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Thursday, February 27, 2014

Fundraiser benefits students with disabilities

The Parents & Friends of Glen H. Peters School will hold their annual “Las Vegas Night” fundraiser on Saturday at the VFW Hall, 35011 23 Mile Road in New Baltimore.

Proceeds from the fundraiser will benefit students with disabilities at the school, located in Macomb Township, by funding supplies, equipment and maintenance of the playground and the school’s splash zone, which opened last summer.

The event, which runs from 7 p.m. to midnight, includes: a 100-person no-limit Texas Hold 'Em tournament with $40 buy-in and payouts to the top 10 percent of the field; a euchre tournament (limited to the first 40 people) with $30 buy-in; blackjack; craps; and roulette. Pizza and cash bar will be provided.

Entry fee to the event is $5. Doors open at 6:30 p.m.

For tickets and more information, contact Karen Brouillard at 586-716-2944 or

A tease about Mr. Norton from Ch. 2 from "Surviving Disability" (c) by Jerry Wolffe

I’ve had at least two angels on duty during my life, others say, but the only angel I really found was my service dog, Norton, a mixture of Golden Retriever and Labrador and all heart with two white patches on his shoulders that look like angel wings against his otherwise tan coat.

He earned the title “Mr.” because he was just an incredible companion. I had to wait until I was in my 60s for Mr. Norton to show up in my life and be my “move” dog. His picture always was with mine in our “Voices of Disability” column that began in The Oakland Press in 1999 and won many journalism and community awards, but also, far more importantly, brought attention to the economic and political plight of the disabled.

When I first saw Mr. Norton with my wife, JoAnn, in 2005 at Paws with a Cause in Wayland, Mich., I thought he was absolutely stunning. He knew he was royalty and I suppose I should have dubbed him “Sir” instead of “Mr.” but so far he hasn’t complained.

Mr. Norton was sitting on a chair with head held high with many people sitting or standing around the walls of the room. Each had a role in training him to serve me. Mr. Norton could pull my wheelchair, pick up items I dropped, open doors, take off my shoes and socks, and make me laugh. Everyone wherever I went or worked loved that dog. If ever there was a chic-magnate, he was it. I regret I didn’t have him when I was young and single, but I probably wouldn’t have made it much past 20, but it would have been a healing process.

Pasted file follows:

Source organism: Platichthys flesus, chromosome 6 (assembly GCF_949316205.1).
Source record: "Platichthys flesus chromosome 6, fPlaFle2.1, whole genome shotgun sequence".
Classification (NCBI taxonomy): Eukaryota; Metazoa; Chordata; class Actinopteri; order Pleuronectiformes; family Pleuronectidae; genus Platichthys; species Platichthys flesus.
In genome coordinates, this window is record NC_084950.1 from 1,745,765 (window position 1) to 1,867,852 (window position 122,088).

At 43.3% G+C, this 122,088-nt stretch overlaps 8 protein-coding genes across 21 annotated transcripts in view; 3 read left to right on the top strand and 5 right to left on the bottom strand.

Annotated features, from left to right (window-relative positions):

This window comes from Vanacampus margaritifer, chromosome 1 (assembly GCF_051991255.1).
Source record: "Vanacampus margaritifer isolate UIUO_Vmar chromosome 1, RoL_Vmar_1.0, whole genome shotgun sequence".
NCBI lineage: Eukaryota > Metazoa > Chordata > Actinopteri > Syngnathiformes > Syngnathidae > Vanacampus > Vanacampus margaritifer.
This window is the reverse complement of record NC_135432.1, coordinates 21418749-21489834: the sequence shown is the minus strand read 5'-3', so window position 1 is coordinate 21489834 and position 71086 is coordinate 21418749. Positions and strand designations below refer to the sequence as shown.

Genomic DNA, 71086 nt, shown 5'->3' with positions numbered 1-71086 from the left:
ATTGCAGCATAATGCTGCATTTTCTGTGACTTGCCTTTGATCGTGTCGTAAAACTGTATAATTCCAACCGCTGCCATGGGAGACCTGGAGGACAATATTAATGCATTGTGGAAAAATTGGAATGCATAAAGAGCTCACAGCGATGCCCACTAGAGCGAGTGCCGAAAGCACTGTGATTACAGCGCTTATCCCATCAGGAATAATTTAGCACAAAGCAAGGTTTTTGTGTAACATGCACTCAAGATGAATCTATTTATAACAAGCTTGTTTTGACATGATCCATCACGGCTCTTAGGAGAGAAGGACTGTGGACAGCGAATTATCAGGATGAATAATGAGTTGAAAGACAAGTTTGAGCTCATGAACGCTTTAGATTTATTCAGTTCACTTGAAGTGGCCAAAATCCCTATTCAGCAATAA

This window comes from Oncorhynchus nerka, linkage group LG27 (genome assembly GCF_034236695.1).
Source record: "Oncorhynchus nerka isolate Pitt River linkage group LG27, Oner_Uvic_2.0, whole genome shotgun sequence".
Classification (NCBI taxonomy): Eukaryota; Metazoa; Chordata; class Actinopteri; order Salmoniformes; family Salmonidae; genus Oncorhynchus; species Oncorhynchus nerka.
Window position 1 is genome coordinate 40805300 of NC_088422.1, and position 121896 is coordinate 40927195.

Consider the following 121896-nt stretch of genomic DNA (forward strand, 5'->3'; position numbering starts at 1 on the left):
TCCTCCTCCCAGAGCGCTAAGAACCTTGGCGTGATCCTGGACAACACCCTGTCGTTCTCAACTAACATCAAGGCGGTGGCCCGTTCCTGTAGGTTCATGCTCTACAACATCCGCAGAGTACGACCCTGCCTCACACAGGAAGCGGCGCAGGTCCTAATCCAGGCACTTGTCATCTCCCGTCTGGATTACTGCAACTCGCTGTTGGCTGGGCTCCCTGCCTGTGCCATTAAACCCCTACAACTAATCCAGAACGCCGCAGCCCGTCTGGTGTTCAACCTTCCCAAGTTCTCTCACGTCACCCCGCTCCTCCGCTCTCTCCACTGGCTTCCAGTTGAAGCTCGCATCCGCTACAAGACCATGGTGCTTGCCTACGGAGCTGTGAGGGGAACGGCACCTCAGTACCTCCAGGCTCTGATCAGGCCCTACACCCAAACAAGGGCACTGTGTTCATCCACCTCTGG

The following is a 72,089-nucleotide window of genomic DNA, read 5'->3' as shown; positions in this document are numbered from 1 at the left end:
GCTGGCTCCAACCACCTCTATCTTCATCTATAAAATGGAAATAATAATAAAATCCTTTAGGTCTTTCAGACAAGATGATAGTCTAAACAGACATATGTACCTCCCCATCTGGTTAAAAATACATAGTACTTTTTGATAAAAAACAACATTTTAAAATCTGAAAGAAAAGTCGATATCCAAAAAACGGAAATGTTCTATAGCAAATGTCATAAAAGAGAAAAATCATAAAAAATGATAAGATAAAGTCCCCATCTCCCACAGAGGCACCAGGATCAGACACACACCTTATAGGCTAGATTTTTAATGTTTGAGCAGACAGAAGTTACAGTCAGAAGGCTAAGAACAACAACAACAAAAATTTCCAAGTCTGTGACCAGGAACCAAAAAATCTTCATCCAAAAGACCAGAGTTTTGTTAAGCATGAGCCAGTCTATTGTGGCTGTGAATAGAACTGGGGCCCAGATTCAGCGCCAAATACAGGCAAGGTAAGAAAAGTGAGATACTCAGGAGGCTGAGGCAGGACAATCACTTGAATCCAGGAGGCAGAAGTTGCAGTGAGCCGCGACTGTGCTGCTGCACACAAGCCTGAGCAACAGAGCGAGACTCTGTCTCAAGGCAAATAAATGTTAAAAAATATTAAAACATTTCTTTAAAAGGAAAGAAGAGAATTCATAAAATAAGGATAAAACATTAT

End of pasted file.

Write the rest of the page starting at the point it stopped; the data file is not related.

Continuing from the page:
Anyway, Mr. Norton always kept me in line. I could flirt but not touch because my wife, JoAnn, was his best pal and the leader of our little pack.

One time in the early 2000s I told a park ranger at the Great Smoky Mountains that the park should have an accessible trail back into the woods that a wheelchair-user could use. Shortly after the Americans with Disabilities Act was signed I became one of the 200 or so people picked by the Department of Justice and EEOC to learn it and go back to our homes and teach it so it was enforced. So, I was psychologically weighed down from 1990 forward in trying to make sure buildings, parks and restaurants were following what was called the most comprehensive civil rights law in history. Sometimes I wish I never had that training and received accreditation as an ADA Phase II Implementer from the government because the law is not really being followed. We believed the law would really work, but decades later the jobless rate among the disabled is still absurdly high and a majority of businesses are not accessible – a losing situation for all.

In the fall of 2011 or so, JoAnn and I went back to that park. The Ranger, Katherine, remembered me since I had been an angry asshole in telling her about the lack of accessibility at the park. By the way, federal entities such as the Smoky Mountains aren’t covered by the ADA, but are to be accessible under the Rehab Act.

“So, you came back,” she said to me as we rolled into the park ranger station. “I have some good news. Go down the road about a half-mile and there’s an accessible walkway.”